Redemption and Divorce
I was in the book store the other day and I was browsing while Rachel and the girls were listening to story time in the children’s section. A little red book by Mark W. Gaither called Redemptive Divorce caught my eye. I finished it last night. While it would seem that Redemption and Divorce are antonyms, Gaither uses a Biblical discussion of marriage and divorce as the backdrop to introduce a legal strategy aimed at keeping marriages together. He proposes that filing for divorce can help save a marriage about 20% of the time.
I’ve known this for a while.
As you know, I hate divorce, but I love the people that are walking through the minefield of a failed or failing marriage. I feel like at R+A, we are on the front lines of a battle being waged in households across Mississippi all day every day. Most preachers could tell you that God only releases a person from a marriage when there is sexual immorality or abandonment by a non-believing spouse, but what they sometimes will not tell you is that staying in the marriage while the other spouse is ______________________ (fill in the blank), actually reinforces the bad conduct and undermines a healthy marital respect. There are consequences for bad behavior in life and in marriage, and the non-offending or upright spouse has to set healthy boundaries to protect their children and themselves. As Phil and Karla Hardin talked about in a recent marriage retreat that Rachel and I attended, for marriage to survive, both partners have to be committed to growth as individuals and as a family. A marriage is a greenhouse- a place of personal and spiritual growth. If you are not growing, you are dying. The cornerstones of marriage are safety, commitment, dialogue and a healthy willingness to change. Redemptive divorce is about restoring these pillars of marriage, using the catalyst of a threatened divorce for the terminally ill marriage.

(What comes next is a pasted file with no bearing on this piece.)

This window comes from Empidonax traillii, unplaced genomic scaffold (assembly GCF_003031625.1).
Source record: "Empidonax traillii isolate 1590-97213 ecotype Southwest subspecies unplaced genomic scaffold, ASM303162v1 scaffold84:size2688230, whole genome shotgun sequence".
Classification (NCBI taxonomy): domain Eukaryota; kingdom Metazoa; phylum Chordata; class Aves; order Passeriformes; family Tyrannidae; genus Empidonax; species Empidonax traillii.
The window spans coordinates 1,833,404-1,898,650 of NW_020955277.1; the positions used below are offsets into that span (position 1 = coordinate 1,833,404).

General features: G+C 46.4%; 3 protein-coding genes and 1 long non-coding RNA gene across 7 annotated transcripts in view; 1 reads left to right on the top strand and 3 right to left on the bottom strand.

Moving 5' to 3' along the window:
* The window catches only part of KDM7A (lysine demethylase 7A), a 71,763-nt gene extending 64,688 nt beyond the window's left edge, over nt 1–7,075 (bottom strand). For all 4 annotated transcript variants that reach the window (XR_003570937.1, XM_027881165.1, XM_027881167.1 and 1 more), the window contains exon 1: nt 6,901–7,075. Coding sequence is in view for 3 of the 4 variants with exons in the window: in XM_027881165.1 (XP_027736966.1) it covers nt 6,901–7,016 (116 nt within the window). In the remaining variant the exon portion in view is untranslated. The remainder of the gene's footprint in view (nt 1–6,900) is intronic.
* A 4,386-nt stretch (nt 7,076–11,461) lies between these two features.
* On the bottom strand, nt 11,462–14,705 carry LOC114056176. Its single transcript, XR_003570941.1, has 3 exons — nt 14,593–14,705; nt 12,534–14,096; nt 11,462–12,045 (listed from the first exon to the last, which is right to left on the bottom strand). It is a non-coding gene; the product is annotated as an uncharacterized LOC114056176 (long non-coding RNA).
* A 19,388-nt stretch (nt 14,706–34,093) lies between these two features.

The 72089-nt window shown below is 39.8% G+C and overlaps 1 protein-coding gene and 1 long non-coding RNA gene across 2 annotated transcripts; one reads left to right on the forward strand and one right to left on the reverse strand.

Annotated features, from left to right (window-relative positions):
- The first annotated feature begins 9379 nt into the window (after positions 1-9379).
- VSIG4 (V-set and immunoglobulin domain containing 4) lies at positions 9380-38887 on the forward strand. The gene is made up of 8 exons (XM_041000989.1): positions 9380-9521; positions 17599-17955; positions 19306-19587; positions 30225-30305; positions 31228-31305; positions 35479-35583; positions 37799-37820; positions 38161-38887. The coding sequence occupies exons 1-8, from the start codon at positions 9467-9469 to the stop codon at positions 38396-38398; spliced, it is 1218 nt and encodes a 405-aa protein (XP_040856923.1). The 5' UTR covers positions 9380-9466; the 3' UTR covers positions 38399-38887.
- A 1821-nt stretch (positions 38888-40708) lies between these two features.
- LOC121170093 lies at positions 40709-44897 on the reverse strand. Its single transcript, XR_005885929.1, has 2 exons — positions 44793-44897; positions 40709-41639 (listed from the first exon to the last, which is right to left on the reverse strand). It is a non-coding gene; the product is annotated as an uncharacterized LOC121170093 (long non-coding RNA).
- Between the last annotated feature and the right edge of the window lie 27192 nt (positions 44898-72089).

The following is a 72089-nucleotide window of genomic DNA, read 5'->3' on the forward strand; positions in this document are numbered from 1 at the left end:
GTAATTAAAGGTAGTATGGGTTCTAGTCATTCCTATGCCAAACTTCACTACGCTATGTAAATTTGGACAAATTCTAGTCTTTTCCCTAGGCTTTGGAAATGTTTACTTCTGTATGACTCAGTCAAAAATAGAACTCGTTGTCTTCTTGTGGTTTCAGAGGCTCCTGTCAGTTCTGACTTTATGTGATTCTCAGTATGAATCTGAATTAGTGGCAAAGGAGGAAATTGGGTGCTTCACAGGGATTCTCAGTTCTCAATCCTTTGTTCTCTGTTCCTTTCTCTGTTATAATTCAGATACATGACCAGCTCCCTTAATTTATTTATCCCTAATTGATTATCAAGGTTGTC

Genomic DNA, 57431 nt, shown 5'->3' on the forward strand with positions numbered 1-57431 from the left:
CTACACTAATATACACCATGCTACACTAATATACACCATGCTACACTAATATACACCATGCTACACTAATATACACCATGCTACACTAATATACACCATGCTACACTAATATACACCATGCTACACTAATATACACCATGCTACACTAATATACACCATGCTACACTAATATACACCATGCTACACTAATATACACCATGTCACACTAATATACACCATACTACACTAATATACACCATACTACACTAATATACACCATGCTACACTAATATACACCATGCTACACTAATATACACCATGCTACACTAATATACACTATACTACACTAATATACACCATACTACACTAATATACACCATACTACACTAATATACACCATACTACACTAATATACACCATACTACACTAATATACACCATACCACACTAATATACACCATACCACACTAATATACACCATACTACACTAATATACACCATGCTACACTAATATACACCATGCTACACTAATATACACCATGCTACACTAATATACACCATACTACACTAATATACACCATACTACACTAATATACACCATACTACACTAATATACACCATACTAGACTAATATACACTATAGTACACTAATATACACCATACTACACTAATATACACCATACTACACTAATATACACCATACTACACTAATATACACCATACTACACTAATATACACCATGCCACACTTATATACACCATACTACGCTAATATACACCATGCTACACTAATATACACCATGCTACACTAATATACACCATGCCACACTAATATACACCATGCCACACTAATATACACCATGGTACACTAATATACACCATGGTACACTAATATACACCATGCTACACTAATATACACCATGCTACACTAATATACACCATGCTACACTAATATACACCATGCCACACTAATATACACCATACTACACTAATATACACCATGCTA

Gaither recommends that if your goal is reconciliation, you create a three person team that consists of a Christian family law attorney, a Christian marriage counselor and a friend. The attorney prepares a divorce contract and a post-nuptial agreement aimed at a structured path to reconciliation if the bad behavior stops and true signs of repentance are present. With the moral support and practical assistance of a friend, a skilled counselor presents these documents prepared by the attorney to the wayward spouse in an intervention-style meeting in which the wayward spouse is given the choice whether or not they would like to continue in the marriage or seek the divorce. The upright spouse commits to reconciliation if the bad behavior stops, and if it doesn’t, divorce is aggressively pursued. According to Gaither, “We cannot say with integrity that we believe in the sanctity of marriage and stand idle while someone willfully defiles it with sin. And if we fail to hold the guilty partner accountable, we become his or her accomplice. Redemptive divorce, on the other hand, does not ignore an affront to the institution the Lord ordained. It honors the mystical union as sacred. It refuses to pretend everything is fine when, obviously, the union has been severed by the destructive behavior.”
By: Craig Robertson